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So too with the dream of scientific progress. Tertius Lydgate, the young doctor who has newly arrived in Middlemarch, sees himself as a representative of scientific advance. After London and Edinburgh, he has studied in Paris, in the 1820s the centre of medical experiment and speculation. It was from France that the new medical knowledge seemed to be coming Lydgate is a would-be improver as well as a man of science, convinced that the medical profession offered ‘the most direct alliance between intellectual conquest and the social good’. ‘There was another attraction in this profession: it wanted reform’. He is impatient of ‘the irrational severance between medical and surgical knowledge’, like other would-be reformers of the day (ch. 15).
‘It must be remembered that this was a dark period’, George Eliot remarks, before telling us that standard medical practice ‘chiefly consisted in giving a great many drugs’, and that the public ‘swallowed large cubic measures of physic prescribed by unscrupulous ignorance’ (ch. 15). The reliance of doctors on the money they made from selling drugs to their patients was an issue of the day. Yet the ironical tone of Eliot’s remark about a ‘dark period’ warns the reader against condescension to the past. Lydgate’s modern attitudes to medicine may be endorsed by the narrator, but his idealism is also comical. Nor is the provincial England in which he arrives quite so shrouded in darkness. For he is not the only enthusiast for scientific knowledge: Sir James Chettam is reading Sir Humphry Davy’s Agricultural Chemistry; the local vicar, Mr Farebrother, is an expert entomologist. In this age before Darwin, natural history is still seen as a respectable hobby for a Christian gentleman. Such learning is evidently superior to the vast but empty erudition of Mr Casaubon.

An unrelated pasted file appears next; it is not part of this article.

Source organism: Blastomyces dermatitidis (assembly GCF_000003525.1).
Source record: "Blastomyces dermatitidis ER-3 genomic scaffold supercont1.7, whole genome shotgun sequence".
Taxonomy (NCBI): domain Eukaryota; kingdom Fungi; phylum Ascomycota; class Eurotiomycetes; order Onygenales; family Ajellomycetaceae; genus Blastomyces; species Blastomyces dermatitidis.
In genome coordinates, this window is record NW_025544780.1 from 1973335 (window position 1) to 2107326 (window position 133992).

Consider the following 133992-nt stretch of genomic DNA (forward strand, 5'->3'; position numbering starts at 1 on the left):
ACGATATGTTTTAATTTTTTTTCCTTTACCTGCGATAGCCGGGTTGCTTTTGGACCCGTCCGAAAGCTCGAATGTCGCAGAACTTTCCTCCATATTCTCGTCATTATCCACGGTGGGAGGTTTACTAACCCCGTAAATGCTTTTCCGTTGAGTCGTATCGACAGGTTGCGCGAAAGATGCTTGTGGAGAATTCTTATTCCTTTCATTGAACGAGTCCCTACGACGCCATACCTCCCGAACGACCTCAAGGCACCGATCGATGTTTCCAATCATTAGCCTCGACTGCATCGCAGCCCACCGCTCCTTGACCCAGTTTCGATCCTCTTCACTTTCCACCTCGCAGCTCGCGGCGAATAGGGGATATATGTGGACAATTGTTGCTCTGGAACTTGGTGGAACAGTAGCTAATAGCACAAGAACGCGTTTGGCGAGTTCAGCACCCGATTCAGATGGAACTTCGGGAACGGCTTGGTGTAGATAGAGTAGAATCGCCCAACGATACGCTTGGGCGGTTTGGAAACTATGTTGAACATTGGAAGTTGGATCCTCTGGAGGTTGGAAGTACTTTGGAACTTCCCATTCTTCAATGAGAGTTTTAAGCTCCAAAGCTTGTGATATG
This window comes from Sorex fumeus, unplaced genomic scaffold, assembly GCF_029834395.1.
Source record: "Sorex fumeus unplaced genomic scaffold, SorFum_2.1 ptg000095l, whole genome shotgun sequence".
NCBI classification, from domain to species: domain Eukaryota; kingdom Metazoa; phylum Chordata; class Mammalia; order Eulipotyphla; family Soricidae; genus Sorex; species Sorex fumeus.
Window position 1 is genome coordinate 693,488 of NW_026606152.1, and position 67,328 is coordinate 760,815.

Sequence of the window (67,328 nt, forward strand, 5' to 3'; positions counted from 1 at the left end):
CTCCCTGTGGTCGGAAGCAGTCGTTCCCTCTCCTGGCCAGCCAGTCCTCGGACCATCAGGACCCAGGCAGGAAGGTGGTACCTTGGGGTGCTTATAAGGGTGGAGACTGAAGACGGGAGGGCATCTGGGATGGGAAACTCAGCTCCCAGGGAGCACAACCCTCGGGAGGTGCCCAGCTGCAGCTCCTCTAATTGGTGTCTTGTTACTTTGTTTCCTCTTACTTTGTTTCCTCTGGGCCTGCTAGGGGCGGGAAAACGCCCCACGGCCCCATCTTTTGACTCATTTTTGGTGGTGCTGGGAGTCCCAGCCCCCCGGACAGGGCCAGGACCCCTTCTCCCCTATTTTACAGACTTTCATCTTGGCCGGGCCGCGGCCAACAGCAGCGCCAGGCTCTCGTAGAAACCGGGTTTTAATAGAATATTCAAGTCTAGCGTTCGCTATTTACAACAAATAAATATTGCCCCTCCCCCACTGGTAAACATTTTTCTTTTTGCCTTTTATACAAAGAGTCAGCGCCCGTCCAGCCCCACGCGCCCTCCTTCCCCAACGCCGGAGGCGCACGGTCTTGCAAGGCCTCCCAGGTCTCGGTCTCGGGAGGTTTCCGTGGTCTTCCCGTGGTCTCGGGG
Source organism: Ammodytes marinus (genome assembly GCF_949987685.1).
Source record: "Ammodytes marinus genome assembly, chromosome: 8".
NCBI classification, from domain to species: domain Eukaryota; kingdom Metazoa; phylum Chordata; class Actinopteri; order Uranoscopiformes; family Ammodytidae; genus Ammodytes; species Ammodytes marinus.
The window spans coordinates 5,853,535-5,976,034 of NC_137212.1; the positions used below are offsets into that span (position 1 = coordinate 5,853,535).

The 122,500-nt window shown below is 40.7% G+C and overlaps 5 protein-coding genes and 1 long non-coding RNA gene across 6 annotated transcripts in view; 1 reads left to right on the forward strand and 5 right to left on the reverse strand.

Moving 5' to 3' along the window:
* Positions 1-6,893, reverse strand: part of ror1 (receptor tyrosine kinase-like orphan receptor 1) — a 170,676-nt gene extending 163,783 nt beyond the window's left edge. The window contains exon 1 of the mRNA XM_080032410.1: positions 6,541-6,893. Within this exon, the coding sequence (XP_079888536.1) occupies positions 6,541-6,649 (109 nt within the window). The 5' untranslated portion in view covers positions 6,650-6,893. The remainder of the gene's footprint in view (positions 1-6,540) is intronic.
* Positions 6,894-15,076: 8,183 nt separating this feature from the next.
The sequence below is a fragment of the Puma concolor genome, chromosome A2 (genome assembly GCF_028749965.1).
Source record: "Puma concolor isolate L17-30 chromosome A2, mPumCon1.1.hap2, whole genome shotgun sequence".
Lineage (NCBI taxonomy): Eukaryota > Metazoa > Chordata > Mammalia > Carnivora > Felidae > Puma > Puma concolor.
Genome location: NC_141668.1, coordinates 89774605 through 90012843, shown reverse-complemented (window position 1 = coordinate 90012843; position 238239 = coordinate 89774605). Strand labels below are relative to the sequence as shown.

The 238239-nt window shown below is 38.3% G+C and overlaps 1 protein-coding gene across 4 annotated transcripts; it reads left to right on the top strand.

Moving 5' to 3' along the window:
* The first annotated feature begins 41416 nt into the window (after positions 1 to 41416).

Science supplies some of the novelist’s choicest metaphors for the scrutiny of human behaviour, as if an age of scientific advance were to be matched by a new kind of fiction. Analysing Mrs Cadwallader’s endeavours to make a match between Celia Brooke and Sir James Chettam, the narrator asks us to imagine looking through a microscope at a water-drop. A weak lens seems to show tiny creatures swimming obligingly into the mouth of a larger creature; a stronger lens will reveal ‘certain tiniest hairlets which make vortices for these victims while the swallower waits passively at his receipt of custom’ (ch. 6). From a distance, Mrs Cadwallader’s behaviour looks inexplicable; examine her more minutely and you will see that she lives to exert her interest on her neighbours. It is typical of Eliot that, even while we notice what the scientific metaphor means, we also notice that the idea of Mrs Cadwallader like a voracious species of pond life is comic.
So in Middlemarch George Eliot seems both to display a confidence in science and show how it is subject to human whims and illusions. While she was an intellectual who was au fait with all the most modern ideas, she used fiction to stand at an ironical distance from hopes of progress. As a woman, Eliot lived a life of brave independence and unconventionality: she made her own living; she wrote and argued alongside men, as an equal; she lived openly, for many years, with a man, George Henry Lewes, to whom she was not married. Yet Middlemarch is rueful in its depiction of female aspiration. Rosamond is encumbered with feminine appetites that destine her for an unhappy marriage. High-minded Dorothea, who has something in common with her author, is doomed to disappointment by her very ideals. It is her entirely unbookish but shrewder sister, Celia, who is likeliest to win contentment. Some contemporary reviewers were rather perplexed as what lessons about the ‘female lot’ to draw from the novel, while others saw it as a clear indictment of the restrictions faced by women. Dorothea has to suffer bitter self-correction before she can contribute anything to ‘the growing good of the world’ (Finale). It is Eliot’s genius as a novelist to use fiction to question most of what she herself believed.